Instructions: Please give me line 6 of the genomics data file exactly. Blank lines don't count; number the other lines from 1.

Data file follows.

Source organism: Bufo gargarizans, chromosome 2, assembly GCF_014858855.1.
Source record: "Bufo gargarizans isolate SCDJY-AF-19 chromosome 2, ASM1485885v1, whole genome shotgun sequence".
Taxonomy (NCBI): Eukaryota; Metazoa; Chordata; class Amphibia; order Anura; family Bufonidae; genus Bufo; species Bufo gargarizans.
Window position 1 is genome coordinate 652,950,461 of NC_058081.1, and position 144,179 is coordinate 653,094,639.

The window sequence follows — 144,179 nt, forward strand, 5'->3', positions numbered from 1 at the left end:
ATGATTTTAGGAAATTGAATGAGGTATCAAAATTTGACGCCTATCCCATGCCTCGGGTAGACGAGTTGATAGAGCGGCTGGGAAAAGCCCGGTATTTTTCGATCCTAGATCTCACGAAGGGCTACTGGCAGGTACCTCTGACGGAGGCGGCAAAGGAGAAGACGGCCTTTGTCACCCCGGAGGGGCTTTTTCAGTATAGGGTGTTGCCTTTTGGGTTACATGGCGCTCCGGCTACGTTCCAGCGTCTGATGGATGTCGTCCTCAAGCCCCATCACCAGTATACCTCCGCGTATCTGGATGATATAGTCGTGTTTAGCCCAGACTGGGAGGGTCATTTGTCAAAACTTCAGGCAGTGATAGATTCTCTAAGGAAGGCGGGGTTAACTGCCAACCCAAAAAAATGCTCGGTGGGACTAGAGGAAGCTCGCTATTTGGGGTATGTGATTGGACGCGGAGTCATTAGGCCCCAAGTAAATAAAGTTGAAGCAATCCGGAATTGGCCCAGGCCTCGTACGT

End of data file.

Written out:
ATGATTTTAGGAAATTGAATGAGGTATCAAAATTTGACGCCTATCCCATGCCTCGGGTAGACGAGTTGATAGAGCGGCTGGGAAAAGCCCGGTATTTTTCGATCCTAGATCTCACGAAGGGCTACTGGCAGGTACCTCTGACGGAGGCGGCAAAGGAGAAGACGGCCTTTGTCACCCCGGAGGGGCTTTTTCAGTATAGGGTGTTGCCTTTTGGGTTACATGGCGCTCCGGCTACGTTCCAGCGTCTGATGGATGTCGTCCTCAAGCCCCATCACCAGTATACCTCCGCGTATCTGGATGATATAGTCGTGTTTAGCCCAGACTGGGAGGGTCATTTGTCAAAACTTCAGGCAGTGATAGATTCTCTAAGGAAGGCGGGGTTAACTGCCAACCCAAAAAAATGCTCGGTGGGACTAGAGGAAGCTCGCTATTTGGGGTATGTGATTGGACGCGGAGTCATTAGGCCCCAAGTAAATAAAGTTGAAGCAATCCGGAATTGGCCCAGGCCTCGTACGT